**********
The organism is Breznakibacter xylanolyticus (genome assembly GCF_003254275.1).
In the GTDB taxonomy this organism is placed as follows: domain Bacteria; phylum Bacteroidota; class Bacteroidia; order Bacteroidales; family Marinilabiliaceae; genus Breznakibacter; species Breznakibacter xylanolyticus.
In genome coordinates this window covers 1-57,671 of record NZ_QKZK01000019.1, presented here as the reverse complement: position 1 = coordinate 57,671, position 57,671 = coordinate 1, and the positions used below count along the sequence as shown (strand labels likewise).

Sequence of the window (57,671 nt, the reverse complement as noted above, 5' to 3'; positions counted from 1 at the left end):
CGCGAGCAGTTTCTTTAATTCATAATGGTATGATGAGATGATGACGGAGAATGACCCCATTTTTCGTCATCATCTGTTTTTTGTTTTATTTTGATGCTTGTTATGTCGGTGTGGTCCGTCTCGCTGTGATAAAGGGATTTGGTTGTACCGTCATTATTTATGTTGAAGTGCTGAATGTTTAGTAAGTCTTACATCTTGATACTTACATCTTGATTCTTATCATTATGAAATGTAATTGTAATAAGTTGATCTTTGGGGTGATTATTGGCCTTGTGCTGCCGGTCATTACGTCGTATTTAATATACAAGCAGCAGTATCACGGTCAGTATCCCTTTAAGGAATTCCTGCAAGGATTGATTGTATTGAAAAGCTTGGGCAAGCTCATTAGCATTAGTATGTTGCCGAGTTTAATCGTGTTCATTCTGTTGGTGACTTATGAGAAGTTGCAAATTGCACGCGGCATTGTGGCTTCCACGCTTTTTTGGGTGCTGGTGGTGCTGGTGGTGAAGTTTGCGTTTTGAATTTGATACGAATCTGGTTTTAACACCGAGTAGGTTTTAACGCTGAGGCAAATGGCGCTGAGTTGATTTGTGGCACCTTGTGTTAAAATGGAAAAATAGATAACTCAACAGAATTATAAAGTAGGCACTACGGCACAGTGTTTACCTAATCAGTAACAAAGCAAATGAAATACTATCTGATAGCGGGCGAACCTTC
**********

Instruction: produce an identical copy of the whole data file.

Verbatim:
The organism is Breznakibacter xylanolyticus (genome assembly GCF_003254275.1).
In the GTDB taxonomy this organism is placed as follows: domain Bacteria; phylum Bacteroidota; class Bacteroidia; order Bacteroidales; family Marinilabiliaceae; genus Breznakibacter; species Breznakibacter xylanolyticus.
In genome coordinates this window covers 1-57,671 of record NZ_QKZK01000019.1, presented here as the reverse complement: position 1 = coordinate 57,671, position 57,671 = coordinate 1, and the positions used below count along the sequence as shown (strand labels likewise).

Sequence of the window (57,671 nt, the reverse complement as noted above, 5' to 3'; positions counted from 1 at the left end):
CGCGAGCAGTTTCTTTAATTCATAATGGTATGATGAGATGATGACGGAGAATGACCCCATTTTTCGTCATCATCTGTTTTTTGTTTTATTTTGATGCTTGTTATGTCGGTGTGGTCCGTCTCGCTGTGATAAAGGGATTTGGTTGTACCGTCATTATTTATGTTGAAGTGCTGAATGTTTAGTAAGTCTTACATCTTGATACTTACATCTTGATTCTTATCATTATGAAATGTAATTGTAATAAGTTGATCTTTGGGGTGATTATTGGCCTTGTGCTGCCGGTCATTACGTCGTATTTAATATACAAGCAGCAGTATCACGGTCAGTATCCCTTTAAGGAATTCCTGCAAGGATTGATTGTATTGAAAAGCTTGGGCAAGCTCATTAGCATTAGTATGTTGCCGAGTTTAATCGTGTTCATTCTGTTGGTGACTTATGAGAAGTTGCAAATTGCACGCGGCATTGTGGCTTCCACGCTTTTTTGGGTGCTGGTGGTGCTGGTGGTGAAGTTTGCGTTTTGAATTTGATACGAATCTGGTTTTAACACCGAGTAGGTTTTAACGCTGAGGCAAATGGCGCTGAGTTGATTTGTGGCACCTTGTGTTAAAATGGAAAAATAGATAACTCAACAGAATTATAAAGTAGGCACTACGGCACAGTGTTTACCTAATCAGTAACAAAGCAAATGAAATACTATCTGATAGCGGGCGAACCTTC